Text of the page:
What is a whiplash injury?
A whiplash injury is a non-medical term to describe a range of neck injuries that occur with a sudden distortion of the neck. A whiplash injury is commonly the result of a motor vehicle accident. The most common scenario is that the victim is seated in a vehicle that is rear ended or hit from the rear quarter. A whiplash injury can occur at speeds less than 15 miles per hour.
What are the symptoms of whiplash?
Patients will typically experience pain along the neck, corresponding to the level of where the pain is being generated from. Neck pain due to whiplash injury can be immediate or can progress over several weeks. Neck pain may be referred to the shoulders, upper back or may even sometimes cause headache. A whiplash injury may result in stretching or pinching of the spinal nerves. With involvement of the nerves, radiating pain may be present to the shoulder, arm or fingers.
What causes a whiplash injury?
The biomechanics of whiplash injury are well studied. At impact there is a violent and complex multi- stage movement of the neck. First, the lower spine extends while the rest of the spine flexes, resulting in an S shaped configuration of the spine. Then, the upper spine starts to extend, as the lower spine already has. This causes an extreme rotational torque at the lower spine. This torque causes the joints of the lower spine to impact on one another, injuring the spinal joints, called facet joints. Spinal ligaments and discs can also be injured due to whiplash. Neck pain can become chronic in 10% to 40% of sufferers.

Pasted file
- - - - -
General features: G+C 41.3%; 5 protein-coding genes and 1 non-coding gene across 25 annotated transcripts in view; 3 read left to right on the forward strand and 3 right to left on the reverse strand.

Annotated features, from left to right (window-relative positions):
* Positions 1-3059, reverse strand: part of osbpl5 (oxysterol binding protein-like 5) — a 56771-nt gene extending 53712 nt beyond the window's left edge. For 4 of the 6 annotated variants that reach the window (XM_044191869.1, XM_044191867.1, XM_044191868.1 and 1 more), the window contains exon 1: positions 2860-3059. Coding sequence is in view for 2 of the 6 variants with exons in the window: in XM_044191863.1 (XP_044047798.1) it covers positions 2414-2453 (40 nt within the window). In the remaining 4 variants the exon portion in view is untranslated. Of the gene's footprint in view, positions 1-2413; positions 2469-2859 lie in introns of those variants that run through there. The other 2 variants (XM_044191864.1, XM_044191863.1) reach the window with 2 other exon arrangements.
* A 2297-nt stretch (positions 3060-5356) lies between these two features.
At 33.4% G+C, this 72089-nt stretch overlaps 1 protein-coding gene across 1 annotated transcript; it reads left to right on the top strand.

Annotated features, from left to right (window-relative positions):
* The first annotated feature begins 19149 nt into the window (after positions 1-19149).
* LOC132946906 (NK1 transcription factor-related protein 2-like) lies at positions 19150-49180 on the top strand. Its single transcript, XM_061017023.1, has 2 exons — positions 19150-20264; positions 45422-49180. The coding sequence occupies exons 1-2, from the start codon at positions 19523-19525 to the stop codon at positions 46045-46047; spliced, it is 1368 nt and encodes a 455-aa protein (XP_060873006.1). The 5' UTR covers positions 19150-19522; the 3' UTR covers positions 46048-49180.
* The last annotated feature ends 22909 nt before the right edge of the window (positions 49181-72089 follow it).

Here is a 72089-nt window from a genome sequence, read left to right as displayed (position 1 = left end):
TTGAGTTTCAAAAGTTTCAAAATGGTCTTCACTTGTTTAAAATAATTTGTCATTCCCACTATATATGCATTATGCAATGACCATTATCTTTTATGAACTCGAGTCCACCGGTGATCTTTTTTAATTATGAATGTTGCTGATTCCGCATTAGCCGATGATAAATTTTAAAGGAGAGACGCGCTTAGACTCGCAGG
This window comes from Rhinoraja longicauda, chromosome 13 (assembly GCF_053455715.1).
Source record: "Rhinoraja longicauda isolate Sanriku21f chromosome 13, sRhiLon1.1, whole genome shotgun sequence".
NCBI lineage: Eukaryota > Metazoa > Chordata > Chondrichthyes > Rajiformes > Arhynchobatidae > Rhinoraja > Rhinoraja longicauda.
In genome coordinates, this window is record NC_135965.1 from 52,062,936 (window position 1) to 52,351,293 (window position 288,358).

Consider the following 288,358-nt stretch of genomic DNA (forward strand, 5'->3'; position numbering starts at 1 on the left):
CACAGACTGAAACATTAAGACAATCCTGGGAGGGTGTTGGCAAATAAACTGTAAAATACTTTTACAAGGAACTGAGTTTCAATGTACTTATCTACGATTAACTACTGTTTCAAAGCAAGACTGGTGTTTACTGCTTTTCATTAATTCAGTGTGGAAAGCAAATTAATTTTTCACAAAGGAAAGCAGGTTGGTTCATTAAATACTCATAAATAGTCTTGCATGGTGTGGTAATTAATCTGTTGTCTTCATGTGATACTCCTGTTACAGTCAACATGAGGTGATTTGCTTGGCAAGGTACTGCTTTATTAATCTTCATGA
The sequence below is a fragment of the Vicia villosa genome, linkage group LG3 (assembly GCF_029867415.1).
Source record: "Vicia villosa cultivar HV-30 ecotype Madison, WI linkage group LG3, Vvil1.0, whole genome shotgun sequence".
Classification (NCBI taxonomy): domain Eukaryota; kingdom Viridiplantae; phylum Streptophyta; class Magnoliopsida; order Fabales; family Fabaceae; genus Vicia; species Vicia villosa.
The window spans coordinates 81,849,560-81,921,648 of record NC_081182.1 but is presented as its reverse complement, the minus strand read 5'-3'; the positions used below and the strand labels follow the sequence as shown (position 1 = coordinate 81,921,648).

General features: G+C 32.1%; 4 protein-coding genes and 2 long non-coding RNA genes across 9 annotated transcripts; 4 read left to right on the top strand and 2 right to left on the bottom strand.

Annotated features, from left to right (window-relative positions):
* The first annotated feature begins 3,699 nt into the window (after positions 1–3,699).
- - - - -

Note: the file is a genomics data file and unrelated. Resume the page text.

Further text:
How is whiplash pain evaluated?
The diagnosis of a whiplash injury can be made by a careful history. The mechanism of injury and pain symptoms are the leading clues. MRI will often fail to show acute injury to the facets joints, although MRI is effective in detecting disc herniation or ligament injury due to whiplash. In chronic injury, x-rays and MRI can show neck joint degeneration.
How is whiplash pain treated?
Medications and therapy are the first line in the treatment of a whiplash injury. In patients that don’t respond a spinal pain management evaluation can be performed. In this highly specialized evaluation, we determine which of the structures in the neck the pain is emanating from. Spinal injections can bring relief and confirm the source of pain. Minimally invasive surgery is reserved only for cases that do not improve with spinal injections.
The following spinal injections can be used to treat whiplash:
- Cervical Epidural Injection
- Endoscopic Facet Debridement
The following minimally invasive surgical procedures can be used to treat whiplash: